There were a miscellany of receivers that resorted to IFs in the region of 1.6-1.7MHz, hoping to strike a compromise between image rejection and selectivity in the higher HF regions without having to resort to four- (or more) gang tuning with its expense and complexity and consequent receiver size and expense by using a relatively quiet spot between the top of the MW band and the commercial/amateur allocations (though there is an account by a member on another forum of a Star amateur bands rceiver with IF of 1650kHz being blighted by a nearby shore station on just this frequency). Eddystone's 640 was probably one of the earlier examples made in significant numbers and featured one RF stage and two 1.6MHz IF stages, probably representing a good performer for the keen SWL/amateur of the time. There were murmurs of "barn-door" selectivity, though. The subsequent 750 model effectively represents (at least electronically) a revisiting of the design with miniature valves and a re-appraisal of the weak points- a separate HF oscillator valve was now used, together with a shunt voltage regulator and what would have been the 6BA6 1st 1.62MHz IF amp was now an ECH42 converting to 2nd IF of 85kHz. Perhaps Eddystone were slightly stung by criticism of the 640's selectivity shortcoming and there was an element of "we'll show 'em" in choosing a second IF all the way down at 85kHz, hopefully now giving good selectivity with just two IFTs at this frequency (four tuned circuits). Certainly, Eddystone dispensed with the 1.6MHz crystal filter that had featured in the 640, claiming that the variable-coupling 85kHz IFTs in the 750 would be sufficient for CW reception.

This 85kHz is another IF that featured in an eclectic selection of receivers, the BC453 being perhaps one of the best-known, it also featured in a number of Marconi designs. Not sure of the origins of this choice- I'm aware of early superhets that used in the region of 110-130kHz, perhaps some of the pre-war gurus here might shed some light. Possibly, it was too low for "fidelity" bandwidths and was more of a "communications" design choice. As well as the Drake receiver mentioned upstream, the previously mentioned Mohawk featured 50kHz IF- again, this looks like an attempt to realise both extreme and relatively easily variable selectivity without excess expense or complexity. With respect to the 1.682MHz/50kHz ratio, perhaps it's unsurprising that the Mohawk featured two double-tuned IFTs at 1st IF to keep 2nd IF image suppression acceptable. A 6BA6 sat between them, operating at low gain with 1k cathode and 68k screen-grid resistors- presumably not much more than was necessary to overcome IFT loss and prevent the second 6CS6 multigrid from detracting significantly from noise performance.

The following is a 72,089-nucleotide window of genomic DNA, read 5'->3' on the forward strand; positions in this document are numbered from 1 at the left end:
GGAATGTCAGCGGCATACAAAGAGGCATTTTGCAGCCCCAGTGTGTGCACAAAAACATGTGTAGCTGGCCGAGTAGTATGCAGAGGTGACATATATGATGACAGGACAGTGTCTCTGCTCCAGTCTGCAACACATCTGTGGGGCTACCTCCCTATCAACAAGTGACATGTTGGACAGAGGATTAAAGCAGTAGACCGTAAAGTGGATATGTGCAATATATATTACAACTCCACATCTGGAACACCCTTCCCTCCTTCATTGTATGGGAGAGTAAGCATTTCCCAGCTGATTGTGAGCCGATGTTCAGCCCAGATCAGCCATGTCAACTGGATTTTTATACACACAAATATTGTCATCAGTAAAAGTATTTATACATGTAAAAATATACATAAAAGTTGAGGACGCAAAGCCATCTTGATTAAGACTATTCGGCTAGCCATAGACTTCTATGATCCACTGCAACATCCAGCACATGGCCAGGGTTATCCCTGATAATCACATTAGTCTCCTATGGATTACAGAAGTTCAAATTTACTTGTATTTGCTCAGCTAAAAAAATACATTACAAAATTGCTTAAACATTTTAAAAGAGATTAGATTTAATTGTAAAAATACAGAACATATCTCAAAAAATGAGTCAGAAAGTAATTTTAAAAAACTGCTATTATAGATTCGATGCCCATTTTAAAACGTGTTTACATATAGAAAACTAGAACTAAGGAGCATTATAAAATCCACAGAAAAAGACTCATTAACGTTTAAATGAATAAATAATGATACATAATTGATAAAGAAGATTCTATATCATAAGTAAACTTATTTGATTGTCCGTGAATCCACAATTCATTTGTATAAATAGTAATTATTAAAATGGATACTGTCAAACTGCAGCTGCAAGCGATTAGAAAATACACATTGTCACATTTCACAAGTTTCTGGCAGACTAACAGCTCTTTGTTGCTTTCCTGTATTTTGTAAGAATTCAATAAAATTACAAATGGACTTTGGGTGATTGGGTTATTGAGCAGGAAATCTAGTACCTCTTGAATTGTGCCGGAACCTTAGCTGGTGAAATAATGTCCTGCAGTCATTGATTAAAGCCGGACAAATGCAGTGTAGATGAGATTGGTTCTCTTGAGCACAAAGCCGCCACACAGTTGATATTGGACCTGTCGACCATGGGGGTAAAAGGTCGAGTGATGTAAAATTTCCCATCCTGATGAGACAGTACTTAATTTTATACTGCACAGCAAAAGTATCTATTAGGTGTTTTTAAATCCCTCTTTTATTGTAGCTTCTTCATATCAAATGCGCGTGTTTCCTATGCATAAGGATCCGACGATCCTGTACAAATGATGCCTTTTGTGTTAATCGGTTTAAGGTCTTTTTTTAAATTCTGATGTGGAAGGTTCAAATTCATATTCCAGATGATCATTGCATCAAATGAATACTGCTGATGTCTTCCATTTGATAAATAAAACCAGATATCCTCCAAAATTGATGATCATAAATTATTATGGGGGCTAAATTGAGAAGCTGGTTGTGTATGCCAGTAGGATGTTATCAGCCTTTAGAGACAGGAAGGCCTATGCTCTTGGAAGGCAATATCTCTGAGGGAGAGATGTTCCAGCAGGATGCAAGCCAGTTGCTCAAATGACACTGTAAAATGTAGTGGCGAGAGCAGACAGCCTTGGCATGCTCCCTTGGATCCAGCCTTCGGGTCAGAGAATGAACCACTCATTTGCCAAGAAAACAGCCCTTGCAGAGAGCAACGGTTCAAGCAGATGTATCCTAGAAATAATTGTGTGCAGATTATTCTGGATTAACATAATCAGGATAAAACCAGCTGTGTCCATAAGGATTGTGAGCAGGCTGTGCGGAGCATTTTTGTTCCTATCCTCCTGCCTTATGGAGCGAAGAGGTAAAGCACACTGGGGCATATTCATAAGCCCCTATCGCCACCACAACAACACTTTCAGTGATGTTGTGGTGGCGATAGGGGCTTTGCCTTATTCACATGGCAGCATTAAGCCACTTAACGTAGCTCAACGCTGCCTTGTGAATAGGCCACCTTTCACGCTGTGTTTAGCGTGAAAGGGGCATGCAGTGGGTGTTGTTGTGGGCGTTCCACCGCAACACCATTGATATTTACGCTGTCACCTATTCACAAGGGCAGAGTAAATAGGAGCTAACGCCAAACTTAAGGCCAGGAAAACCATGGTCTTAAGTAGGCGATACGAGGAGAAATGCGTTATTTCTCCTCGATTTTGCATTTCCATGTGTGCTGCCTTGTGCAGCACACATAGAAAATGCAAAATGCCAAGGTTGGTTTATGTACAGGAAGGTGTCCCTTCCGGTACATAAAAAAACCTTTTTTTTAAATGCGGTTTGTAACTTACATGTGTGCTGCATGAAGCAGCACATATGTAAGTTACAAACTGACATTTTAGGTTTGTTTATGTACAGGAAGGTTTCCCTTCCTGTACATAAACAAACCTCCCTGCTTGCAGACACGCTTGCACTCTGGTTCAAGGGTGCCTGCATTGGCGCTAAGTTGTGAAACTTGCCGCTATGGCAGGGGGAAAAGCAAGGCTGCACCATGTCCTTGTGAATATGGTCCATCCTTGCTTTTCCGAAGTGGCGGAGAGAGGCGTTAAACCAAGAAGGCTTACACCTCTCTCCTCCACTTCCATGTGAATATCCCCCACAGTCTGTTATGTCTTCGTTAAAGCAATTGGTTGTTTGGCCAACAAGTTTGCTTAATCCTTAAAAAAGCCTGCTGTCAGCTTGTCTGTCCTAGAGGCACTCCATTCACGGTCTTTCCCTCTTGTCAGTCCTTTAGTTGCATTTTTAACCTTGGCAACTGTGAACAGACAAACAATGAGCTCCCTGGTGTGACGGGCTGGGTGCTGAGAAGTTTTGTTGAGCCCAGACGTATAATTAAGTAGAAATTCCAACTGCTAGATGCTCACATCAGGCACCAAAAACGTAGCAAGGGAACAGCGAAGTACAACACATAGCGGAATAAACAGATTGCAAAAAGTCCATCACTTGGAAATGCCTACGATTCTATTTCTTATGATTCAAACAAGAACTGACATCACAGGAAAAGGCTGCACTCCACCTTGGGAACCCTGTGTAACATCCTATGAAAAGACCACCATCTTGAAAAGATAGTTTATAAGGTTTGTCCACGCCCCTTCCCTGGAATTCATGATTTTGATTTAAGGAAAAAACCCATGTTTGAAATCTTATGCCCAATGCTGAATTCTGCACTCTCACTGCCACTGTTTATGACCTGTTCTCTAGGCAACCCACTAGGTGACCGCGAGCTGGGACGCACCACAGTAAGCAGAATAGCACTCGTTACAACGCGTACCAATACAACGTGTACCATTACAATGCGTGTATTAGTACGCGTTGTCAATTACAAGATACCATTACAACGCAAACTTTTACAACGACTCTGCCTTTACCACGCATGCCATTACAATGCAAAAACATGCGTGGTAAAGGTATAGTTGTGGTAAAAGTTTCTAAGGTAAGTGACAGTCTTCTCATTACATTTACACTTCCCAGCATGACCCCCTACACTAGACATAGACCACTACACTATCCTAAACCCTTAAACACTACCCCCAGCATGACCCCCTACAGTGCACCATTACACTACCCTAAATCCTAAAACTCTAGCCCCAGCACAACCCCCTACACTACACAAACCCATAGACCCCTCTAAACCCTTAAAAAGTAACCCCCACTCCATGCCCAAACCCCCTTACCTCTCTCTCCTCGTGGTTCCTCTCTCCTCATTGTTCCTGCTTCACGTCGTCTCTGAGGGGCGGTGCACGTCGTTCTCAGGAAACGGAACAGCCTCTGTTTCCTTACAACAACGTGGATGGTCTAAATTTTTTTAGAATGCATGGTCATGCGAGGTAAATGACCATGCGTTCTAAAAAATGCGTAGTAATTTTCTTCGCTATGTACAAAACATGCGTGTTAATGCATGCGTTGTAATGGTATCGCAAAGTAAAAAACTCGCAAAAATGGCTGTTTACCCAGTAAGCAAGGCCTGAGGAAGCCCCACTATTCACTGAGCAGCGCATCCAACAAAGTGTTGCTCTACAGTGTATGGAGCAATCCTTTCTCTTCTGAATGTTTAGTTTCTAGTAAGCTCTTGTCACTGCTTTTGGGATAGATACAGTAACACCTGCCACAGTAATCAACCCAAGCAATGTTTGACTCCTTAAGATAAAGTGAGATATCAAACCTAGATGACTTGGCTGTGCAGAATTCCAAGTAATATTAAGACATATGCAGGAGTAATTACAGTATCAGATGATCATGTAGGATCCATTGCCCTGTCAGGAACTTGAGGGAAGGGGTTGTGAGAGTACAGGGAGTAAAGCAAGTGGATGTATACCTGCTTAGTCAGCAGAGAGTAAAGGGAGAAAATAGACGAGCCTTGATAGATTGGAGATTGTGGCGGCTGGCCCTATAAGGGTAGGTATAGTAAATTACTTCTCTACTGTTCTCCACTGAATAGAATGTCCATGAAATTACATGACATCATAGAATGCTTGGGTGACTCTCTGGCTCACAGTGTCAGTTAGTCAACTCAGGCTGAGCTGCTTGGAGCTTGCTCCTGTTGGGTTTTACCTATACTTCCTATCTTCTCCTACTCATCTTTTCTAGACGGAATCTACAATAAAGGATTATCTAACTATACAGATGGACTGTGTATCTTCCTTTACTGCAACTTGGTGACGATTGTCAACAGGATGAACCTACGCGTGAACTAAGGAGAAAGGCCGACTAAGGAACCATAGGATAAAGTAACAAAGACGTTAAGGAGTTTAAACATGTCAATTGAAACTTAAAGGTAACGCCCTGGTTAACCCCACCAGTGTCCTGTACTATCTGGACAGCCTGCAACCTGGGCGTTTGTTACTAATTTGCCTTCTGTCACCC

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Re: Radio Receiver Intermediate Frequencies

Post by Synchrodyne » Fri Aug 07, 2015 6:12 am